Starlings have long been bird pests, causing damage and spreading disease.
That was a good thing the summer of 1938 for Dale Wilson, who was just about to start his senior year at Dexter High School.
Money was hard to come by during the Depression. Because of that, Dale’s two older brothers had joined the Navy out of high school. Donald had stayed in, but Delbert thought he could earn enough in California to send money home. But things were tough there too, so he’d ended up hitchhiking back to Iowa.
On June 3, Dale tied feet from 36 starlings to a wire bicycled to Adel, seventeen miles away. He brought home $3.60. He’d need to pay for his senior pictures, a class ring, and have extra expenses that school year.
His older sister Doris had dropped out of A.I.B., a business school in Des Moines where she’d played basketball for tuition and worked at Bishop’s Cafeteria for meals. But she could no longer pay for her room, so was living in Guthrie Center and waitressing for relatives who owned Cronk’s Cafe.
Four days later, Dale headed for Adel with feet dangling from 48 starlings and 3 crows. His mother Leora was so relieved when he returned home, this time with $5.10.
So only four Wilson kids were still at home, which then was the two-story house across from where the Dexter park is now.
They may have been living there free.
Goffs, Leora’s parents, had been buying the house. After Mr. Goff died in 1930, two brothers lived there with their mother. They had bought trucks to earn money doing hauling, but jobs dried up. They couldn’t make truck payments plus the mortgage.
The house was in foreclosure.
Another of Leora’s brothers had a furnace business in Omaha, so Goffs moved to Omaha to live with and work for him.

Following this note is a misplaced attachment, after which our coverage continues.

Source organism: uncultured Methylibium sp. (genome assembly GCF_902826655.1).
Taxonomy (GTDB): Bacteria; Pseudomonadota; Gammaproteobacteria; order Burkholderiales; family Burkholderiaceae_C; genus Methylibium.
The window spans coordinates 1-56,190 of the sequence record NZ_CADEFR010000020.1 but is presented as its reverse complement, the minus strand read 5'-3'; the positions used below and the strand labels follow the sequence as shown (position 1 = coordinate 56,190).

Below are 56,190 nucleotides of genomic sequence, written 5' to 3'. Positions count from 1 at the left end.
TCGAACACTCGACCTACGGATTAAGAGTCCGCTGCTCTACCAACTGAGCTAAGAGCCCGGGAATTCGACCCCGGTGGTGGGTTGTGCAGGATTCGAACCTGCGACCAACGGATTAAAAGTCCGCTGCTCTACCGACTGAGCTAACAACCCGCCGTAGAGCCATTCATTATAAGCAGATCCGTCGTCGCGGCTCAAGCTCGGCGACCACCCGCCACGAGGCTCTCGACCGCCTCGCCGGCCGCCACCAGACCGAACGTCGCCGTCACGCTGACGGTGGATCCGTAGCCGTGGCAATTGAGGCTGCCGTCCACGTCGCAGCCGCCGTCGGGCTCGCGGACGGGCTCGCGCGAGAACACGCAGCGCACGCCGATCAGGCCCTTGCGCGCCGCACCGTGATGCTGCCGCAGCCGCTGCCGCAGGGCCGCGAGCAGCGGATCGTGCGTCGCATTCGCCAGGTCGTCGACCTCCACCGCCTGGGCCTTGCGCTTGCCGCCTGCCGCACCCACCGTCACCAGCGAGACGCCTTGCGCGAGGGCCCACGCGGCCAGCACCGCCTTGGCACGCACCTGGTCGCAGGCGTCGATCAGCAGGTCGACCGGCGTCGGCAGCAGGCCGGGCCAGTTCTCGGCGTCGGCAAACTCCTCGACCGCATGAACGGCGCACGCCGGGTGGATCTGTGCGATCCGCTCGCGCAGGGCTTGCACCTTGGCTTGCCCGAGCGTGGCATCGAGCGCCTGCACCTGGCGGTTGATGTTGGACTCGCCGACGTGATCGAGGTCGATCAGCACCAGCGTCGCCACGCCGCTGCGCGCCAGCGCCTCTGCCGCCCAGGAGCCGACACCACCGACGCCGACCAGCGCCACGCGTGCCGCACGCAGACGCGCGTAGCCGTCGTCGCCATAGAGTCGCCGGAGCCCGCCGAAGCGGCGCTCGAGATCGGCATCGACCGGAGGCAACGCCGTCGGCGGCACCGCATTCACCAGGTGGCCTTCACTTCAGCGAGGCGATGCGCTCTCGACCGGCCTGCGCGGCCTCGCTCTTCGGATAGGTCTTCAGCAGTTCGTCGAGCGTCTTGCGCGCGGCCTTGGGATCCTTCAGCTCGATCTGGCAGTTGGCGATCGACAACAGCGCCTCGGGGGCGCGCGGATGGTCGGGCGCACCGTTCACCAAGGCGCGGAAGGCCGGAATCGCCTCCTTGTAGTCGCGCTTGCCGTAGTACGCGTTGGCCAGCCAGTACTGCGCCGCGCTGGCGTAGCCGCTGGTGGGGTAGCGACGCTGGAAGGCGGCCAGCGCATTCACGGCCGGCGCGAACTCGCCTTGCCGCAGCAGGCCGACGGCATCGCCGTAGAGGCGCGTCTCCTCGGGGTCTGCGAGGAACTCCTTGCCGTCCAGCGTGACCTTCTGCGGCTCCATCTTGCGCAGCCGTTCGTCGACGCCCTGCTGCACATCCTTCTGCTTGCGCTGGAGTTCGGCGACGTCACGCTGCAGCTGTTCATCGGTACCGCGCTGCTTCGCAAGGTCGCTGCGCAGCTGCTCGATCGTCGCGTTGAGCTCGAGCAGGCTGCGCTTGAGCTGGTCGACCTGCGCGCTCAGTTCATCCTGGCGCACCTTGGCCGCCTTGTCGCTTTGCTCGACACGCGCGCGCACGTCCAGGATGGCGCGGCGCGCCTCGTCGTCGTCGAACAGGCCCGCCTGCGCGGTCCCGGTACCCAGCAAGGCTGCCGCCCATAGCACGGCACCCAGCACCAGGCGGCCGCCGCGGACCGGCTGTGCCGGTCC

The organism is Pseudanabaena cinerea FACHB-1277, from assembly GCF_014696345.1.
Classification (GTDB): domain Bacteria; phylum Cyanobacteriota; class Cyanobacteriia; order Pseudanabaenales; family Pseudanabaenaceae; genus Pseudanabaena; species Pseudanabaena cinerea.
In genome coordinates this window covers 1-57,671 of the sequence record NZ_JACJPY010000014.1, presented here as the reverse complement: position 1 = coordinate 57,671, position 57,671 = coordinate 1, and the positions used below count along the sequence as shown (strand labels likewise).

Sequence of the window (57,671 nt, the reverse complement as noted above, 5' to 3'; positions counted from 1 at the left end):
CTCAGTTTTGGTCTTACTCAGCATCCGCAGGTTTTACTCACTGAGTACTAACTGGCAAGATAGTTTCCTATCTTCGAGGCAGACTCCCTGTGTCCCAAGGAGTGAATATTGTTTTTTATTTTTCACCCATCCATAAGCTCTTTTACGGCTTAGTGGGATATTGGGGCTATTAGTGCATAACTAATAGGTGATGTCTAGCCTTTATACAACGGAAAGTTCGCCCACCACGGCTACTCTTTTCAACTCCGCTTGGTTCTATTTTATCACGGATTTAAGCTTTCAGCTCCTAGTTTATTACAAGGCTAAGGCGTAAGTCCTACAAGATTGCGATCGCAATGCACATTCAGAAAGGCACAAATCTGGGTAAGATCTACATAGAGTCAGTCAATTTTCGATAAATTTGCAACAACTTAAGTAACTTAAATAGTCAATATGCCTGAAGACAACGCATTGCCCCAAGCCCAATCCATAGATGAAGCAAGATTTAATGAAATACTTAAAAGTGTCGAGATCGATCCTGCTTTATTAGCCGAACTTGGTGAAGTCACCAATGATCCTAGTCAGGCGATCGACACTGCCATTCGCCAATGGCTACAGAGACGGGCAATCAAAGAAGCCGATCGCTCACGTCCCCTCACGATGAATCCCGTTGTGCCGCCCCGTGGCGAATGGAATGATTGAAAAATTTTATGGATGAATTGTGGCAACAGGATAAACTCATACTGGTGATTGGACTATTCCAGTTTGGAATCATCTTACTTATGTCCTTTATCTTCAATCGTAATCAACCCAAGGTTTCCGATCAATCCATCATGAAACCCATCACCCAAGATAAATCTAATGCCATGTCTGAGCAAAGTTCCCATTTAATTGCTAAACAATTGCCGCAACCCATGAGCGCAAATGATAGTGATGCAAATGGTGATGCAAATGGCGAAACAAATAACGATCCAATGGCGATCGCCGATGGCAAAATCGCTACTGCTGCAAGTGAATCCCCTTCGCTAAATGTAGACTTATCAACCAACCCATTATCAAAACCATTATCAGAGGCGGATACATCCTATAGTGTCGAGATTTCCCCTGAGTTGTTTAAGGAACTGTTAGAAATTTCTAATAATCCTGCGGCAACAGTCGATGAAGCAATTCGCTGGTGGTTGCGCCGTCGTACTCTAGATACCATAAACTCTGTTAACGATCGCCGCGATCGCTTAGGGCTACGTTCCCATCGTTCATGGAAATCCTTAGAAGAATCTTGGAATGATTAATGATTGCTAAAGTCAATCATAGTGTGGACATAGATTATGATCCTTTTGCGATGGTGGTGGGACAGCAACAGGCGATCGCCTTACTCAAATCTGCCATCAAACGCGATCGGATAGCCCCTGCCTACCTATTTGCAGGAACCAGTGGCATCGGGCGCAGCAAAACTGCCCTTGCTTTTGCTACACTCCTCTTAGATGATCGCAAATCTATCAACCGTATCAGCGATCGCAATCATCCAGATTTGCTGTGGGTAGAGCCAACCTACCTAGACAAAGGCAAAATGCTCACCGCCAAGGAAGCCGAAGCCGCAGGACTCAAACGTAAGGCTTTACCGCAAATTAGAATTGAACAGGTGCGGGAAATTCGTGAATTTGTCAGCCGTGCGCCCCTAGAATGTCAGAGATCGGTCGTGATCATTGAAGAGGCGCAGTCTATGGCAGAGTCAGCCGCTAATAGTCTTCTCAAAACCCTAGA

Halfway through June, feet from another 55 starlings netted $5.50. The Wilson boys had pooled their money to buy the bike from Freestones for $10.
Clabe Wilson, their dad, worked on part time WPA jobs–keeping the town pump oiled, sometimes doing roadwork, even remodeling the Dexter library.
Wilsons had a huge garden and canned everything they could. Neighbor O.S. Neal would hire Danny or Junior to help him deliver milk. Mr. Neal would pay his helper a little cash, plus milk to take home.
Three days later Dale brought home $4.70 cash.
Dale’s twin Darlene had taken care of a neighbors’ kids for several years, so was also earning money for things she’d need their senior year.
Even though the Wilson boys had seen a flock of 2000 starlings while out hunting, the bounty money was canceled July 1. Dale made one more trek to Adel for $6.50 more.
Even Junior, age 12, earned money that summer, at 50 cents a day, helping tear down the old Dexter hotel. The other workers called him “Swee’Pea,” from Popeye cartoons, because he’d wear one of his brothers’ sailor hats to work.
$25.40 in all, for feet from 254 bird pests. And all that bicycle riding got Dale in shape for sports.
“Mom, what size shoes do you wear?” Dale had the big Sears, Roebuck Catalogue out on the kitchen table, to make out an order.
“Now Dale, you’re not going to spend your hard earned money on shoes for me.”
“Yes, I am.”
Leora nearly cried. Dale told his mother to pick out a pair from the catalog. He’d noticed that the soles in her shoes had holes, and she’d cut cardboard to fit in them.
Sturdy women’s shoes cost about $3.00, or thirty starlings. And there was still money enough for the senior expenses of a determined seventeen-year-old.
A rare picture of all five Wilson brothers, July 1938: Dale, Donald, Junior , Delbert, Danny.
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